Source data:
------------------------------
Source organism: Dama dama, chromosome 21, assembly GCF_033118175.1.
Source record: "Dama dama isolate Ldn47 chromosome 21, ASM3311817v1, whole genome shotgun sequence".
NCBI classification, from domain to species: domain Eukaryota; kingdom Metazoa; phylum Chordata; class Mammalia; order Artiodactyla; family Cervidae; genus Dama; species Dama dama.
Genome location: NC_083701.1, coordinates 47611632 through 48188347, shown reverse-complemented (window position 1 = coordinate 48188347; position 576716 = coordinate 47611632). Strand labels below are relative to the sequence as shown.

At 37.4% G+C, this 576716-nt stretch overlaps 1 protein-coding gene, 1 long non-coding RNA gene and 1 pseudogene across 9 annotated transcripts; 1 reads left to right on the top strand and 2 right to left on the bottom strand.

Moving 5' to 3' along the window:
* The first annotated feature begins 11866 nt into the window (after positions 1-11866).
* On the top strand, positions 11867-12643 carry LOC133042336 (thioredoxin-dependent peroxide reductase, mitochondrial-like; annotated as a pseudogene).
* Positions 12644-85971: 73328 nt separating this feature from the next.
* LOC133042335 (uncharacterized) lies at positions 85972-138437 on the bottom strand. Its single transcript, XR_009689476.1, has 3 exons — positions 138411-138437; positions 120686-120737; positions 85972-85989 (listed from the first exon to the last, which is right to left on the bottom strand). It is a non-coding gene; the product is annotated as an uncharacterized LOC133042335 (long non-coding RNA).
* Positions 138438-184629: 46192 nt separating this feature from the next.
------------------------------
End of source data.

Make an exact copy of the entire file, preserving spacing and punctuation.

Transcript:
Source organism: Dama dama, chromosome 21, assembly GCF_033118175.1.
Source record: "Dama dama isolate Ldn47 chromosome 21, ASM3311817v1, whole genome shotgun sequence".
NCBI classification, from domain to species: domain Eukaryota; kingdom Metazoa; phylum Chordata; class Mammalia; order Artiodactyla; family Cervidae; genus Dama; species Dama dama.
Genome location: NC_083701.1, coordinates 47611632 through 48188347, shown reverse-complemented (window position 1 = coordinate 48188347; position 576716 = coordinate 47611632). Strand labels below are relative to the sequence as shown.

At 37.4% G+C, this 576716-nt stretch overlaps 1 protein-coding gene, 1 long non-coding RNA gene and 1 pseudogene across 9 annotated transcripts; 1 reads left to right on the top strand and 2 right to left on the bottom strand.

Moving 5' to 3' along the window:
* The first annotated feature begins 11866 nt into the window (after positions 1-11866).
* On the top strand, positions 11867-12643 carry LOC133042336 (thioredoxin-dependent peroxide reductase, mitochondrial-like; annotated as a pseudogene).
* Positions 12644-85971: 73328 nt separating this feature from the next.
* LOC133042335 (uncharacterized) lies at positions 85972-138437 on the bottom strand. Its single transcript, XR_009689476.1, has 3 exons — positions 138411-138437; positions 120686-120737; positions 85972-85989 (listed from the first exon to the last, which is right to left on the bottom strand). It is a non-coding gene; the product is annotated as an uncharacterized LOC133042335 (long non-coding RNA).
* Positions 138438-184629: 46192 nt separating this feature from the next.